The self-released Accountable Beasts is expected to arrive on iTunes (complete with an extensive digital booklet) within the next couple of months.* Physical copies will also be made available.
Once Accountable Beasts is in the world, Ward will devote time to concluding Beyond Aston. He plans to be in final mixing mode by this September to finish things off. (One confirmed track, “Poppies,” is an emotional anti-war number inspired by the tradition of wearing a poppy on November 11 in honor of those who perished in battle.) Not surprisingly, Ward couldn't be more excited to reach this point with Beyond Aston after so many years.
“It's fucking great; it's beautiful, man,” he says of the album. “I hope other people will like it. I think it's one of the best things I've participated in since Master Of Reality.”
The impending arrival of Accountable Beasts and Beyond Aston not only represents the final step in a years-long journey for Ward, but also serves as a reminder of the talents and contributions of his longtime cohorts. Keith Lynch has been a major part of Ward's solo endeavors since before Ward One: Along The Way, while Ill and Ciago have been part of the team for nearly two decades. Clearly, Ward has found a special combination of musicians that works.
“The biggest and most important thing is they let me be who I am,” he explains. “I'm all over the place; every time I get up in the morning, I don't know if I'm going to be writing a song or not writing a song. Usually, I'll write something every day or come up with ideas all the time - 24/7 - and they let me be who I am. They let me go to wherever I've gotta go. They know that I'll come to them when I've got something in a rough working format, and then I'll ask them to see what they can do and explode on or where they want to go with [it]. They're very patient, which I think is the most important thing in the Bill Ward Band. They're all good musicians; there's a lot of ebb and flow. They allow me to be me. I need to have that; I need to be able to have the room to say, 'No, let's go here' and try different things all the time.”
Music isn't the only way that Ward has expressed himself in recent times. As previously discussed on this site, Ward unveiled his special fine art series, Absence of Corners, in the summer of 2013. Boasting 15 fine art pieces and billed as “a collection of rhythm on canvas,” Absence of Corners was created by Ward in collaboration with the Los Angeles-based visual art team SceneFour. As described on the project’s extensive (and aesthetically amazing) website (www.billwarddrumart.com), Ward “utilized a sophisticated formula to create the collection’s visuals, using an array of drumsticks and rhythmic accessories that produce light, much like a painter utilizing brushes and oils. The movements featured within the captured rhythms are then studied and developed into abstract artwork that showcases a dimension not normally seen by the human eye.” Each numbered piece in the collection comes signed by the man himself.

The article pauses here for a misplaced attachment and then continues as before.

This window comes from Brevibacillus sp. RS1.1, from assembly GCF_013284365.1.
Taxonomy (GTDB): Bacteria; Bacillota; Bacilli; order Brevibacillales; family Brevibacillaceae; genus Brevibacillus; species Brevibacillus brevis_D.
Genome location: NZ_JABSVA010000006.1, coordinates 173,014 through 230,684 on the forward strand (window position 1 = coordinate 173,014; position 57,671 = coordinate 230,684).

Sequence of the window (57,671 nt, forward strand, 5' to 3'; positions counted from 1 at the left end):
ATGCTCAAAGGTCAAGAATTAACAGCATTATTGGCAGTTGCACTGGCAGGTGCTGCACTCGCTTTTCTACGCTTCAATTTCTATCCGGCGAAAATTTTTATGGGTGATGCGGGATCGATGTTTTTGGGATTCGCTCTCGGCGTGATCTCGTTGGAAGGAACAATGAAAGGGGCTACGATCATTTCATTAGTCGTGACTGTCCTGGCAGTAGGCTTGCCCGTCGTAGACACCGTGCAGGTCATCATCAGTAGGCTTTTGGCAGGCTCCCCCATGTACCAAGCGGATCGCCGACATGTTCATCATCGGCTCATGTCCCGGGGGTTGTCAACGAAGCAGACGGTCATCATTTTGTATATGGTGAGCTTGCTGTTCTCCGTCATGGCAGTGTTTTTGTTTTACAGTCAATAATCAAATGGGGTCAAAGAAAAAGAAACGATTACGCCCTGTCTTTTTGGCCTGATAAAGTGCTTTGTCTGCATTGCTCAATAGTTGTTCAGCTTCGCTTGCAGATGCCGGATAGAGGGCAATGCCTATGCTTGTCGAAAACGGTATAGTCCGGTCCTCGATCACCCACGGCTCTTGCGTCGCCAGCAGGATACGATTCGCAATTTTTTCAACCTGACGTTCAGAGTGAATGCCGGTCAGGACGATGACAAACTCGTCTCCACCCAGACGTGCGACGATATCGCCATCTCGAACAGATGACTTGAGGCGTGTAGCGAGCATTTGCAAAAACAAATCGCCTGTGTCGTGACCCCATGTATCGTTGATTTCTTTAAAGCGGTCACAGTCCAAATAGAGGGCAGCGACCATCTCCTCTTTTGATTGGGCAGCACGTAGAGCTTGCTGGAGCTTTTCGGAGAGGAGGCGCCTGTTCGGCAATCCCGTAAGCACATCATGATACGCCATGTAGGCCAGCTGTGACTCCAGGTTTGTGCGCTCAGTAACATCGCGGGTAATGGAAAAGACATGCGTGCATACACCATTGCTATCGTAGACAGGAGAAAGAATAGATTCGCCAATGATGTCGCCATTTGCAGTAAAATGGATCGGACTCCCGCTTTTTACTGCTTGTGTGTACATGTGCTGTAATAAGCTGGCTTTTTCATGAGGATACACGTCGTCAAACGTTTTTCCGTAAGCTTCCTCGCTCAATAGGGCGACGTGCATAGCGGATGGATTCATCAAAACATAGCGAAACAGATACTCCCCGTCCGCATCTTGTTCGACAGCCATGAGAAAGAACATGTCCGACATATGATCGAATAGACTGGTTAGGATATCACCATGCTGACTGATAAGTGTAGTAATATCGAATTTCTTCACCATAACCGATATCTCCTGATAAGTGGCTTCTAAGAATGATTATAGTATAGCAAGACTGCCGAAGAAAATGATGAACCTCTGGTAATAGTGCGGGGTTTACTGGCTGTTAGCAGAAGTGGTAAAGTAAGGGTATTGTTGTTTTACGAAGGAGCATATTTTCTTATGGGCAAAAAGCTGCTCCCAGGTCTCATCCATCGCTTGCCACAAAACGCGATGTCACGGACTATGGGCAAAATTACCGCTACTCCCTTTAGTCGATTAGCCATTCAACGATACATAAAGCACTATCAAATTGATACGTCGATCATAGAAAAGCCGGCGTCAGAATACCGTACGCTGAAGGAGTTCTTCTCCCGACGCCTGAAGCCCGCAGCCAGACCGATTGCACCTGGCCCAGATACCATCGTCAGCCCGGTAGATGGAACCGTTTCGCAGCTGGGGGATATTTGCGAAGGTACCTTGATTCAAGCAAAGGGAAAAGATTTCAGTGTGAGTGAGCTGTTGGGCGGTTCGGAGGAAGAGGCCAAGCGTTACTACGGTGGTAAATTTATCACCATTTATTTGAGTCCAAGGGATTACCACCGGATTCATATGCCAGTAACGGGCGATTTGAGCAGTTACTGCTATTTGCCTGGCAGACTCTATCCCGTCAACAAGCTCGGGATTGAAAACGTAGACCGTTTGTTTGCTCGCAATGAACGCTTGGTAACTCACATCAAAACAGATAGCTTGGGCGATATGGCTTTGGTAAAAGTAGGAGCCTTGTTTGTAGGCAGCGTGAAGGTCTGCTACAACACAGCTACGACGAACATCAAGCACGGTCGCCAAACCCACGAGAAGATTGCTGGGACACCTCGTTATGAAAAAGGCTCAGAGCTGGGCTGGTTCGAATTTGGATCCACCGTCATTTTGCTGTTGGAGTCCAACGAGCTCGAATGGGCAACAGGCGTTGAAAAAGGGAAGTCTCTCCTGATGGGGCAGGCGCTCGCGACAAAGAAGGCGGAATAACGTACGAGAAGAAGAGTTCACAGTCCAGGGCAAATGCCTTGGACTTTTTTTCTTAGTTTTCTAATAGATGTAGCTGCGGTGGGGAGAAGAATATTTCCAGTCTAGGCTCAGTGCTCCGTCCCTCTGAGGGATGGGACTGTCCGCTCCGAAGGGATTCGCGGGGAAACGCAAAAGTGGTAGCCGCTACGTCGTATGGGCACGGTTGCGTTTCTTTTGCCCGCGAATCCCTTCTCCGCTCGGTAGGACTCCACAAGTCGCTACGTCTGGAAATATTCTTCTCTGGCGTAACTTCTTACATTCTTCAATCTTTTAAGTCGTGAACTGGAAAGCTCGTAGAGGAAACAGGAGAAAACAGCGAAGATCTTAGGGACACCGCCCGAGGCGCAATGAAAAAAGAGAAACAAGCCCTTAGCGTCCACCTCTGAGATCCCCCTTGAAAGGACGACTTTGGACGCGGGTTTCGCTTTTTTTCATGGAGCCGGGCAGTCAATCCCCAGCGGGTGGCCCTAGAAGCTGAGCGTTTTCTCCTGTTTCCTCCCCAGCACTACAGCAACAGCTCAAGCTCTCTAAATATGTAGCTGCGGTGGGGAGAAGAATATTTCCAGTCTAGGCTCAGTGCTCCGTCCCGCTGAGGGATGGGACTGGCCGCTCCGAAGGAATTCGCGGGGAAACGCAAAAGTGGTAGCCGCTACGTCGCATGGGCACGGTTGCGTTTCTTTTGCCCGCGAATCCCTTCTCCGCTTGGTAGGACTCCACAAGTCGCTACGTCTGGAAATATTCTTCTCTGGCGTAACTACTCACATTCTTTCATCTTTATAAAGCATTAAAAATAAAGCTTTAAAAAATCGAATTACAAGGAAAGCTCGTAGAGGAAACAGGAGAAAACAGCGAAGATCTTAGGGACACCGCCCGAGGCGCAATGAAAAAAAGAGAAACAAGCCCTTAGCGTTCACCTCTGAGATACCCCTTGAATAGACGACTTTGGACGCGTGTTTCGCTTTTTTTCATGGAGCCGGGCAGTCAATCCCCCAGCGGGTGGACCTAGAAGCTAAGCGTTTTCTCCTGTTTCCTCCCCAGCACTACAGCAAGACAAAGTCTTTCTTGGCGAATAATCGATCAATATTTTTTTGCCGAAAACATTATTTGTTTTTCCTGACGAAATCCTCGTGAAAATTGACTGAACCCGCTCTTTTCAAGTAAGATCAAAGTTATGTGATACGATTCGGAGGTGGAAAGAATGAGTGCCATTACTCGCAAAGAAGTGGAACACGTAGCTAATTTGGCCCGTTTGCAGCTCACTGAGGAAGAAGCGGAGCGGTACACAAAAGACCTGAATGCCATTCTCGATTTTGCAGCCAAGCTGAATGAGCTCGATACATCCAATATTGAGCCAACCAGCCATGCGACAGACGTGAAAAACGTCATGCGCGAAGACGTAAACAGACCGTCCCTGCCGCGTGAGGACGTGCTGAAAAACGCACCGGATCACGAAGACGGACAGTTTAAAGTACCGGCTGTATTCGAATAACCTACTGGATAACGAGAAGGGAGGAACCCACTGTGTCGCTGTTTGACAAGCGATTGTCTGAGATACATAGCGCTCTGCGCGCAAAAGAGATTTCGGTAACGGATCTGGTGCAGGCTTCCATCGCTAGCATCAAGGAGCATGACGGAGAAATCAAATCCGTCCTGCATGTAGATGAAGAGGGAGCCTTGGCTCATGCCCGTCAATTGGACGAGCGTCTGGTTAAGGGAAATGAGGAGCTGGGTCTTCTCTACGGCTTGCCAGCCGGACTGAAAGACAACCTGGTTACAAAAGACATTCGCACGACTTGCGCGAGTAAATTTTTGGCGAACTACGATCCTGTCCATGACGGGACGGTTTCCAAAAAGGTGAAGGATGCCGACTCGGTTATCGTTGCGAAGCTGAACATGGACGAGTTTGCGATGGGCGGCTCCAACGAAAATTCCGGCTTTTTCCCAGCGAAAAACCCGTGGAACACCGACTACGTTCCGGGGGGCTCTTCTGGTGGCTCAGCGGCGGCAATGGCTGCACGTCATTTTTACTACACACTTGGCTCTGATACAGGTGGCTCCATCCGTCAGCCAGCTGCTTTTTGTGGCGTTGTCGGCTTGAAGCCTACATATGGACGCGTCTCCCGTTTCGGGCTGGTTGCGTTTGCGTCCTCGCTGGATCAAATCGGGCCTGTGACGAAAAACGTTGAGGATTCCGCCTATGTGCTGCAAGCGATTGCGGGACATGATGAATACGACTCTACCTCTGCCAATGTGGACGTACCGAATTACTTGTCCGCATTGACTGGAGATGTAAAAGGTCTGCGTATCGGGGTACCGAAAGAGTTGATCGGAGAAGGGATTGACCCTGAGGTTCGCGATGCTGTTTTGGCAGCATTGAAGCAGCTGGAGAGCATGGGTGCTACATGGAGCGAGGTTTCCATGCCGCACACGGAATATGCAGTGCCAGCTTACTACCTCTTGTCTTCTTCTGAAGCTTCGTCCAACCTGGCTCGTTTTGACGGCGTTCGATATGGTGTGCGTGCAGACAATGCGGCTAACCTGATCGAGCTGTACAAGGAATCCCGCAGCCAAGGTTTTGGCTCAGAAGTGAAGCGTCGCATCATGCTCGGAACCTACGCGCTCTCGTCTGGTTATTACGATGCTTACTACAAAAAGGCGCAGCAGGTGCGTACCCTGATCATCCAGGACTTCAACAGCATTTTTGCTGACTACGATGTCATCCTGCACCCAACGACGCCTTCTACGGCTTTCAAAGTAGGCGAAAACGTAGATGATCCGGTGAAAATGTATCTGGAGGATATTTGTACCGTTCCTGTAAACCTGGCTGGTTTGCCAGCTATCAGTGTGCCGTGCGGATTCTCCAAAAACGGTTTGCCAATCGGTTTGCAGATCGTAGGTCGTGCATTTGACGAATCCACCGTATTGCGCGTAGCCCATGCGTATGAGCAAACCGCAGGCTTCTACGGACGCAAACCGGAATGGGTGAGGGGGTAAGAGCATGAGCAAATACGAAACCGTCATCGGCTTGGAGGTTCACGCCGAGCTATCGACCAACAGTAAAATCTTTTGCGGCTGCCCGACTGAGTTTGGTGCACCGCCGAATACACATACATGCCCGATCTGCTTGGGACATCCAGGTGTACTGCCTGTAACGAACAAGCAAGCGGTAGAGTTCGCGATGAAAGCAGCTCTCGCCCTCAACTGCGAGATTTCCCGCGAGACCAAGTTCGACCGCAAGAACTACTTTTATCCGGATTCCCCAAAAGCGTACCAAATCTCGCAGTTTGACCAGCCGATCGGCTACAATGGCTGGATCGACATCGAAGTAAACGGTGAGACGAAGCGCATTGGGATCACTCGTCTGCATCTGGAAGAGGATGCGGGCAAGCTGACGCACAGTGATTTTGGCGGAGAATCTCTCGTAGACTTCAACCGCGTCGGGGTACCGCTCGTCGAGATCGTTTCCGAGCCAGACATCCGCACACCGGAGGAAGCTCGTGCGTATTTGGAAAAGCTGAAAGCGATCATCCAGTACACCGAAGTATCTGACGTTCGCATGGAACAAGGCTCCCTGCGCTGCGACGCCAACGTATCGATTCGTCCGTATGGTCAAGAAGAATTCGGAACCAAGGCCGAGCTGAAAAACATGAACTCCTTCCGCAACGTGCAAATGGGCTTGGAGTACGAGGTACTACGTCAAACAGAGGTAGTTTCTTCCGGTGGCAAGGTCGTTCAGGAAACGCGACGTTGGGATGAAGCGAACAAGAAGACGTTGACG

In May 2014, Ward appeared at the Annapolis Collection Gallery in Annapolis, MD for a special two-day event that included public discussions of his art, private VIP receptions for buyers and (on the first night) a celebration of his 66th birthday complete with a vegan cake. In addition to providing an opportunity for Ward to showcase and discuss his various art pieces, the Maryland events offered the drummer a chance to connect with several fans and admirers in an intimate setting.
“Meeting everybody, sitting down with everybody, holding hands, hugging each other and doing all of that communication was such an honorable thing to do and be a part of,” he says. “For me, it was just like man... I was on fucking fire, you know? It don't get no better than that, when you're meeting everybody that you love, and you know that they love you.”
Although the Maryland jaunt was ultimately a joyous occasion for Ward, he admits that the experience did come with some ups and downs.